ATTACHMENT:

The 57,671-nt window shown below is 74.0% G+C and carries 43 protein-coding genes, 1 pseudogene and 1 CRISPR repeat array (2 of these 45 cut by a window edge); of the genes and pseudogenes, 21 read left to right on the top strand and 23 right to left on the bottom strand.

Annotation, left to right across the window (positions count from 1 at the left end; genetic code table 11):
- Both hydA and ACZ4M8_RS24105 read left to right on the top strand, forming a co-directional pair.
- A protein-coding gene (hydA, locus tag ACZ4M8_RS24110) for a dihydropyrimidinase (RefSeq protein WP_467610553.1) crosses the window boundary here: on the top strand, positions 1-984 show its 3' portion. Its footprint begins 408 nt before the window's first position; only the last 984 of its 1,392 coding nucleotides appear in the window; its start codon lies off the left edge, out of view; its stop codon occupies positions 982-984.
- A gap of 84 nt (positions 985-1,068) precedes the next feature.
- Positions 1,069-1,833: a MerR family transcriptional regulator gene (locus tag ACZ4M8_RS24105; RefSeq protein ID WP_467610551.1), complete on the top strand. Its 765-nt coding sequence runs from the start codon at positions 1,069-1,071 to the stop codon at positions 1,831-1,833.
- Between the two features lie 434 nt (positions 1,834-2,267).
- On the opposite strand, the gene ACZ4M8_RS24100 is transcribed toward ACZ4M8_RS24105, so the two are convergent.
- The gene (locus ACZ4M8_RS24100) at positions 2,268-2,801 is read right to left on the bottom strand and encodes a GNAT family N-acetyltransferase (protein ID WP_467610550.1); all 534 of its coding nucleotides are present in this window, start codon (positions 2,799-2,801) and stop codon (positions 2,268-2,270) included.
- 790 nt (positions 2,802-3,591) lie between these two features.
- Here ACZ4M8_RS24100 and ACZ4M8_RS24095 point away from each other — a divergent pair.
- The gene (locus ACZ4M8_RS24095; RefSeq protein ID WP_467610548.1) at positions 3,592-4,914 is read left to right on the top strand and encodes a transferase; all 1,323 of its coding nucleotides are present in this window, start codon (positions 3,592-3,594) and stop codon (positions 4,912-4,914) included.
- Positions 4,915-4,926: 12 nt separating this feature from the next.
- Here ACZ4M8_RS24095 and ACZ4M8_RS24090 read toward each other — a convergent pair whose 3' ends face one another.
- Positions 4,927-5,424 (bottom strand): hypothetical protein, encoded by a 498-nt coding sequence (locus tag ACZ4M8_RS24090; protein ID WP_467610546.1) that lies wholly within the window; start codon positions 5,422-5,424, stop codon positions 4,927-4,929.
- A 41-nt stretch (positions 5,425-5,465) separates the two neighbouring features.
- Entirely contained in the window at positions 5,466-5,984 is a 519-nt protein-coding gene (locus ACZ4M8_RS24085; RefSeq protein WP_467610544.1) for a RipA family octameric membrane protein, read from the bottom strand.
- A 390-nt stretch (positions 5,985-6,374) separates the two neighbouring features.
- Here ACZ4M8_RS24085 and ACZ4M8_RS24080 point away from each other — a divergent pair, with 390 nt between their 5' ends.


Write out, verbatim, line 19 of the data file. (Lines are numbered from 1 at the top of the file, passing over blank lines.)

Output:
- Here ACZ4M8_RS24085 and ACZ4M8_RS24080 point away from each other — a divergent pair, with 390 nt between their 5' ends.